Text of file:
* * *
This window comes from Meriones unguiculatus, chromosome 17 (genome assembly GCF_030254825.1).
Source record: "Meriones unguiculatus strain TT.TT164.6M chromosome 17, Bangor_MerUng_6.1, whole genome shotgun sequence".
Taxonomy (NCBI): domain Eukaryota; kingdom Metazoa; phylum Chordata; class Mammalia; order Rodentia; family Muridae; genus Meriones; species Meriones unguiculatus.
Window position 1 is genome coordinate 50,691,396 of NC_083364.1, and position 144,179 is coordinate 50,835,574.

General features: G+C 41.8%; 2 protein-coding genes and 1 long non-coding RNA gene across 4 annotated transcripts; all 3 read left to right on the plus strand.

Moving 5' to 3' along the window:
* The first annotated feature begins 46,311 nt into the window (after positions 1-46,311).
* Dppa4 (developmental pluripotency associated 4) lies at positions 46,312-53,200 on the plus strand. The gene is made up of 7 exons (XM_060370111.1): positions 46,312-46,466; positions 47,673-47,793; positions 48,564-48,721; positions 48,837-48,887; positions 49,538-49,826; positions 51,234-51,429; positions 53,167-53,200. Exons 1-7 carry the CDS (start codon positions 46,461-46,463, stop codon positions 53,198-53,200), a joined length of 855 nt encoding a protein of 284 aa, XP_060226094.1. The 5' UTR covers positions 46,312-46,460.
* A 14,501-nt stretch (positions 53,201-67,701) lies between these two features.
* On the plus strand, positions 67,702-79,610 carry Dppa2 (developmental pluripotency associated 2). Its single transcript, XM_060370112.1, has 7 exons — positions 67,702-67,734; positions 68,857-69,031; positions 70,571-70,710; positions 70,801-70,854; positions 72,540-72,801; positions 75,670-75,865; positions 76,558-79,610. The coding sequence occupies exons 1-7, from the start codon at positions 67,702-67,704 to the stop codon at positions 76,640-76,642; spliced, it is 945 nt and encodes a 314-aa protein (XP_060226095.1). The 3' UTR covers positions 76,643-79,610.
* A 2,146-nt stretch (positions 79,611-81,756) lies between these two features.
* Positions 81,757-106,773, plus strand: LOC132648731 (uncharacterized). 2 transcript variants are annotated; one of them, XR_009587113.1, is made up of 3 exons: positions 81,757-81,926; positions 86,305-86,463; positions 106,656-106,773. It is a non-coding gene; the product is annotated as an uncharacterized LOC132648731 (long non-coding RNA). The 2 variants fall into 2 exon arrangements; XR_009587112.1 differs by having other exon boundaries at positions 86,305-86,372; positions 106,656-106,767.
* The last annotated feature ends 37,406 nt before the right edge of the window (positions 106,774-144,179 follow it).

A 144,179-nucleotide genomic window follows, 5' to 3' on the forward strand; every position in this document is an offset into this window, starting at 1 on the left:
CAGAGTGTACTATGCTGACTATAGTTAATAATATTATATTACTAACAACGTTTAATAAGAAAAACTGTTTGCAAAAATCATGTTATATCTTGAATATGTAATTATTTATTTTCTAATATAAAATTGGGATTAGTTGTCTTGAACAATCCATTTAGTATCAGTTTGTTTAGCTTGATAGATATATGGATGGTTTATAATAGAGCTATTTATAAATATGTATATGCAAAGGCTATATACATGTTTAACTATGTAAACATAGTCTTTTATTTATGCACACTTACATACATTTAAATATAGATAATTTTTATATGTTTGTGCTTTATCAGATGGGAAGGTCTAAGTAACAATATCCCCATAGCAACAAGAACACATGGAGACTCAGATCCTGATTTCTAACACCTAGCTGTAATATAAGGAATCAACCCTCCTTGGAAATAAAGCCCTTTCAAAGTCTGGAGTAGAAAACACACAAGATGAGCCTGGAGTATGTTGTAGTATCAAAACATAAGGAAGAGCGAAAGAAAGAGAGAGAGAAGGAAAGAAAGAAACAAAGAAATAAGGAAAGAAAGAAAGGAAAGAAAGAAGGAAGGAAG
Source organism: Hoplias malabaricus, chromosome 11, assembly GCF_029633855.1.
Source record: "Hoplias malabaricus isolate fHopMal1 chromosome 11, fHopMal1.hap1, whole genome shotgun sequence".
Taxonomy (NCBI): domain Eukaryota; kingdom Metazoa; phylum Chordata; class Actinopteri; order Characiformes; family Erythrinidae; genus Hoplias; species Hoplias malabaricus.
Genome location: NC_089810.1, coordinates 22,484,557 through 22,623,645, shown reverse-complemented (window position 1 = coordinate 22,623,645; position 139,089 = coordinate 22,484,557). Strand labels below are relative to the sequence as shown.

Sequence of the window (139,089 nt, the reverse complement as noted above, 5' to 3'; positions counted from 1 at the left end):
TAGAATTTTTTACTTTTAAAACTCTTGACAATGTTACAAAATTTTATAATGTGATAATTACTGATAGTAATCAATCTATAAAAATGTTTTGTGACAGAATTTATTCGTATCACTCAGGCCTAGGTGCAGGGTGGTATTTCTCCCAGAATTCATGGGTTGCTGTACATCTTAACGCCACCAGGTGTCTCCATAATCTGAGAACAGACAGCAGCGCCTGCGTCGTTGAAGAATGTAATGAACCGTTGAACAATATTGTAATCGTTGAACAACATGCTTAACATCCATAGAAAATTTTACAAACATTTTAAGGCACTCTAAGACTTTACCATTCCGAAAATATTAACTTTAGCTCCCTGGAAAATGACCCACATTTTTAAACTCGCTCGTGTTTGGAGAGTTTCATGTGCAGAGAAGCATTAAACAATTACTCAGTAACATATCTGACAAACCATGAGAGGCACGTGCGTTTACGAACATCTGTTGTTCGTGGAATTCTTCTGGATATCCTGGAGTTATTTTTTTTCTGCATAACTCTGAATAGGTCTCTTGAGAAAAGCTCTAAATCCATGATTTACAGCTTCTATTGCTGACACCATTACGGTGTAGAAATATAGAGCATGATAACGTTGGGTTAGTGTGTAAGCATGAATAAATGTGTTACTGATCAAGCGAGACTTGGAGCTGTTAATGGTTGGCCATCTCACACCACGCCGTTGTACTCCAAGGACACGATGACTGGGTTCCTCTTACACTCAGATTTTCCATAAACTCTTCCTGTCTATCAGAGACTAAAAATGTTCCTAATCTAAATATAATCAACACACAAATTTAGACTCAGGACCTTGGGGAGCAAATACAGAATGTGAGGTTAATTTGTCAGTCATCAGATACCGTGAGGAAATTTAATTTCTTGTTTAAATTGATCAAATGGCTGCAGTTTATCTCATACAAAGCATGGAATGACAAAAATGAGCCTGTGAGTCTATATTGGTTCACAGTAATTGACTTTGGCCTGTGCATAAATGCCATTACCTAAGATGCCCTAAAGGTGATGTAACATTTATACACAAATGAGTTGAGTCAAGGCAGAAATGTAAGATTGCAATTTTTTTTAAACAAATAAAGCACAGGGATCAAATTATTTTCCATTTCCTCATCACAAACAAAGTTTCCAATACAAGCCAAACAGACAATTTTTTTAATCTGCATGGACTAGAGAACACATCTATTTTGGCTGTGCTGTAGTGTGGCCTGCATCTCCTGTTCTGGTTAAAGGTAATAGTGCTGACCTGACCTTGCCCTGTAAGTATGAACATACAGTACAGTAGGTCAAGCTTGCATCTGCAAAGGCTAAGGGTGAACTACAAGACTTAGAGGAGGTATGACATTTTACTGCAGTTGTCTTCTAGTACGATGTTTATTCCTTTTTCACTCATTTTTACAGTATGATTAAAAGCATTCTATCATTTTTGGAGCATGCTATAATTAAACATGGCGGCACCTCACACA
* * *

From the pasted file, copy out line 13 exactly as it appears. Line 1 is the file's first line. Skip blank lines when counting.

* The last annotated feature ends 37,406 nt before the right edge of the window (positions 106,774-144,179 follow it).